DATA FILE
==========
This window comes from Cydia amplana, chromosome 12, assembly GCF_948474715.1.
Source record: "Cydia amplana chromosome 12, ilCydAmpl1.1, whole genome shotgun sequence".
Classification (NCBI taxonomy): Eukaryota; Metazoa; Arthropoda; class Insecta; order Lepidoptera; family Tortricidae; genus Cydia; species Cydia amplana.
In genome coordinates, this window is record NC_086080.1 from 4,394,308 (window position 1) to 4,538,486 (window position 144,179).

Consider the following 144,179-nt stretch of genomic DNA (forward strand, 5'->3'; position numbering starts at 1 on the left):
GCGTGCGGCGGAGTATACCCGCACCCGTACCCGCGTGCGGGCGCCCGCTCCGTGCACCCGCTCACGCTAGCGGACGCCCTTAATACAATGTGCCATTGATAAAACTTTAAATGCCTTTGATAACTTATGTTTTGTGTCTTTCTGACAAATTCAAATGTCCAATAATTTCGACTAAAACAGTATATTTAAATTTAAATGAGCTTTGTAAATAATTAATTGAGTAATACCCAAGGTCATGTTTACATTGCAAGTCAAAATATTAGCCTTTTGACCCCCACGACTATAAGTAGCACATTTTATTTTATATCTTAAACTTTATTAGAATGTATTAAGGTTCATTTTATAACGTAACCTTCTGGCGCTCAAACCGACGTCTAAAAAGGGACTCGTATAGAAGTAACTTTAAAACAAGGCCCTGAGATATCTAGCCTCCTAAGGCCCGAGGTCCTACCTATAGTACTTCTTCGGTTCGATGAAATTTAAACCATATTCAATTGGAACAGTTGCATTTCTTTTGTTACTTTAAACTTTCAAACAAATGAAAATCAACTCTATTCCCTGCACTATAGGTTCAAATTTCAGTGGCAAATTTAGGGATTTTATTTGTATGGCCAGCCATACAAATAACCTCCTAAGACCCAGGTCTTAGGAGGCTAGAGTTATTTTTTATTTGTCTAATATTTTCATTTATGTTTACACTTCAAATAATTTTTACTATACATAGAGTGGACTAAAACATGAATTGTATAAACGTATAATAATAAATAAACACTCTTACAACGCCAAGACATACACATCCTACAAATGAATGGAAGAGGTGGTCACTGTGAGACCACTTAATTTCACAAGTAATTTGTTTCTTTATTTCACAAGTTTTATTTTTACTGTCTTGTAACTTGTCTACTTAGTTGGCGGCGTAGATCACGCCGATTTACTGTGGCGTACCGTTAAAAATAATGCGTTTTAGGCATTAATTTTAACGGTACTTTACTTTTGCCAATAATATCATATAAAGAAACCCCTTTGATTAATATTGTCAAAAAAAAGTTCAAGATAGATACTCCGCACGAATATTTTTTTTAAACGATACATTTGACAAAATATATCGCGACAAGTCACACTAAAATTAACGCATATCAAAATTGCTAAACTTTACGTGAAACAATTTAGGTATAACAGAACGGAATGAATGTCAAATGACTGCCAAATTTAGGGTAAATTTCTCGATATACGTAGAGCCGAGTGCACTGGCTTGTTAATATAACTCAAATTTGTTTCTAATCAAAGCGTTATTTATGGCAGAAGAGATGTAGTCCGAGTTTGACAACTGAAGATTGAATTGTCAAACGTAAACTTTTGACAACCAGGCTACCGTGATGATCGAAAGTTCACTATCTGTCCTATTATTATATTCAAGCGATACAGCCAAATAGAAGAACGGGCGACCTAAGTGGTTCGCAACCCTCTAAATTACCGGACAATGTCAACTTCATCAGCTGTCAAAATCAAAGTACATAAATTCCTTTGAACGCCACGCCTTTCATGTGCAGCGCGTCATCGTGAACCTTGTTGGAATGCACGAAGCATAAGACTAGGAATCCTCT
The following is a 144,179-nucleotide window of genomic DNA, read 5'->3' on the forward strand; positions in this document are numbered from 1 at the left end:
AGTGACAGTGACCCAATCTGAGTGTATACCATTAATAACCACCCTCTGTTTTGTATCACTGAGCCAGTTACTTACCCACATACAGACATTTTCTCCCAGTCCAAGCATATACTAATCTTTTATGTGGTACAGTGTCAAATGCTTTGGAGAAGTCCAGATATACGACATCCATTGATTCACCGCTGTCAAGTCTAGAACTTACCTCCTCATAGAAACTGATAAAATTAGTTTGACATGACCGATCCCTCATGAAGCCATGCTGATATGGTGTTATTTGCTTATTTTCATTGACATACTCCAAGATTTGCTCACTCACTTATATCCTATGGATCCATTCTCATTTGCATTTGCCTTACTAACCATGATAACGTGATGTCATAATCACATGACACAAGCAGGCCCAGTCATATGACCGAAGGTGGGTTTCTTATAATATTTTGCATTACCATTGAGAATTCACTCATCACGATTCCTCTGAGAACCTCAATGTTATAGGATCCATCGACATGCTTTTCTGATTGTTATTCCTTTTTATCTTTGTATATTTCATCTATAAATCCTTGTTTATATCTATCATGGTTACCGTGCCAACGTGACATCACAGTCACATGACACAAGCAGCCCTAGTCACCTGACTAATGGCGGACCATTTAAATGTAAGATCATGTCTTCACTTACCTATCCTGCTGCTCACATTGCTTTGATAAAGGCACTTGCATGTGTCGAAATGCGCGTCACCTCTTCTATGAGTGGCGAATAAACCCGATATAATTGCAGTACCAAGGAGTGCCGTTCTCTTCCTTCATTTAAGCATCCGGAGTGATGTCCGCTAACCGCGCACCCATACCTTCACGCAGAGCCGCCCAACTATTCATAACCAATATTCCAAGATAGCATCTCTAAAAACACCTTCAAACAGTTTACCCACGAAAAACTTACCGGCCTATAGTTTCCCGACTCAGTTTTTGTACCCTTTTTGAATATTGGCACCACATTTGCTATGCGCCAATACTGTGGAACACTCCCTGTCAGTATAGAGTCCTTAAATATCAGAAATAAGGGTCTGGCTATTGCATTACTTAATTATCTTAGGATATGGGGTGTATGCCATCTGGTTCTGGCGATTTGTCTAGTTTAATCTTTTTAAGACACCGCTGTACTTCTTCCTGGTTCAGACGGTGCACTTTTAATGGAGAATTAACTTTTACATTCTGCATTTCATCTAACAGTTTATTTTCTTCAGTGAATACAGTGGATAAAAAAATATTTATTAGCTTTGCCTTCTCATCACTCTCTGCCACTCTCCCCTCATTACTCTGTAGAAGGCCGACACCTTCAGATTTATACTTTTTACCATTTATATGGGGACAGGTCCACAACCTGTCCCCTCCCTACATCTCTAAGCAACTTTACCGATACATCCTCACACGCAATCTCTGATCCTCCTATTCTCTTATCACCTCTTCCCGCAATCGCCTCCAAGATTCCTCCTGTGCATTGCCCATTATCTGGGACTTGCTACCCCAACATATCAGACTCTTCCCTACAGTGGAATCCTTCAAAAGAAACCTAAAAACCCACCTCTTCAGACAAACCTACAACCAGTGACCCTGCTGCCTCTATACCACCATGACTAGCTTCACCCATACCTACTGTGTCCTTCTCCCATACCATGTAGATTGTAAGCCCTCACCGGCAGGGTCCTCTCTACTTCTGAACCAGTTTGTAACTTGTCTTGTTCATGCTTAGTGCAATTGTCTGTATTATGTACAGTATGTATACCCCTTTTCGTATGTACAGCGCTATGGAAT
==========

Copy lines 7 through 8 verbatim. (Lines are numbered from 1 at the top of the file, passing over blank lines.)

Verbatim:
The following is a 144,179-nucleotide window of genomic DNA, read 5'->3' on the forward strand; positions in this document are numbered from 1 at the left end:
AGTGACAGTGACCCAATCTGAGTGTATACCATTAATAACCACCCTCTGTTTTGTATCACTGAGCCAGTTACTTACCCACATACAGACATTTTCTCCCAGTCCAAGCATATACTAATCTTTTATGTGGTACAGTGTCAAATGCTTTGGAGAAGTCCAGATATACGACATCCATTGATTCACCGCTGTCAAGTCTAGAACTTACCTCCTCATAGAAACTGATAAAATTAGTTTGACATGACCGATCCCTCATGAAGCCATGCTGATATGGTGTTATTTGCTTATTTTCATTGACATACTCCAAGATTTGCTCACTCACTTATATCCTATGGATCCATTCTCATTTGCATTTGCCTTACTAACCATGATAACGTGATGTCATAATCACATGACACAAGCAGGCCCAGTCATATGACCGAAGGTGGGTTTCTTATAATATTTTGCATTACCATTGAGAATTCACTCATCACGATTCCTCTGAGAACCTCAATGTTATAGGATCCATCGACATGCTTTTCTGATTGTTATTCCTTTTTATCTTTGTATATTTCATCTATAAATCCTTGTTTATATCTATCATGGTTACCGTGCCAACGTGACATCACAGTCACATGACACAAGCAGCCCTAGTCACCTGACTAATGGCGGACCATTTAAATGTAAGATCATGTCTTCACTTACCTATCCTGCTGCTCACATTGCTTTGATAAAGGCACTTGCATGTGTCGAAATGCGCGTCACCTCTTCTATGAGTGGCGAATAAACCCGATATAATTGCAGTACCAAGGAGTGCCGTTCTCTTCCTTCATTTAAGCATCCGGAGTGATGTCCGCTAACCGCGCACCCATACCTTCACGCAGAGCCGCCCAACTATTCATAACCAATATTCCAAGATAGCATCTCTAAAAACACCTTCAAACAGTTTACCCACGAAAAACTTACCGGCCTATAGTTTCCCGACTCAGTTTTTGTACCCTTTTTGAATATTGGCACCACATTTGCTATGCGCCAATACTGTGGAACACTCCCTGTCAGTATAGAGTCCTTAAATATCAGAAATAAGGGTCTGGCTATTGCATTACTTAATTATCTTAGGATATGGGGTGTATGCCATCTGGTTCTGGCGATTTGTCTAGTTTAATCTTTTTAAGACACCGCTGTACTTCTTCCTGGTTCAGACGGTGCACTTTTAATGGAGAATTAACTTTTACATTCTGCATTTCATCTAACAGTTTATTTTCTTCAGTGAATACAGTGGATAAAAAAATATTTATTAGCTTTGCCTTCTCATCACTCTCTGCCACTCTCCCCTCATTACTCTGTAGAAGGCCGACACCTTCAGATTTATACTTTTTACCATTTATATGGGGACAGGTCCACAACCTGTCCCCTCCCTACATCTCTAAGCAACTTTACCGATACATCCTCACACGCAATCTCTGATCCTCCTATTCTCTTATCACCTCTTCCCGCAATCGCCTCCAAGATTCCTCCTGTGCATTGCCCATTATCTGGGACTTGCTACCCCAACATATCAGACTCTTCCCTACAGTGGAATCCTTCAAAAGAAACCTAAAAACCCACCTCTTCAGACAAACCTACAACCAGTGACCCTGCTGCCTCTATACCACCATGACTAGCTTCACCCATACCTACTGTGTCCTTCTCCCATACCATGTAGATTGTAAGCCCTCACCGGCAGGGTCCTCTCTACTTCTGAACCAGTTTGTAACTTGTCTTGTTCATGCTTAGTGCAATTGTCTGTATTATGTACAGTATGTATACCCCTTTTCGTATGTACAGCGCTATGGAAT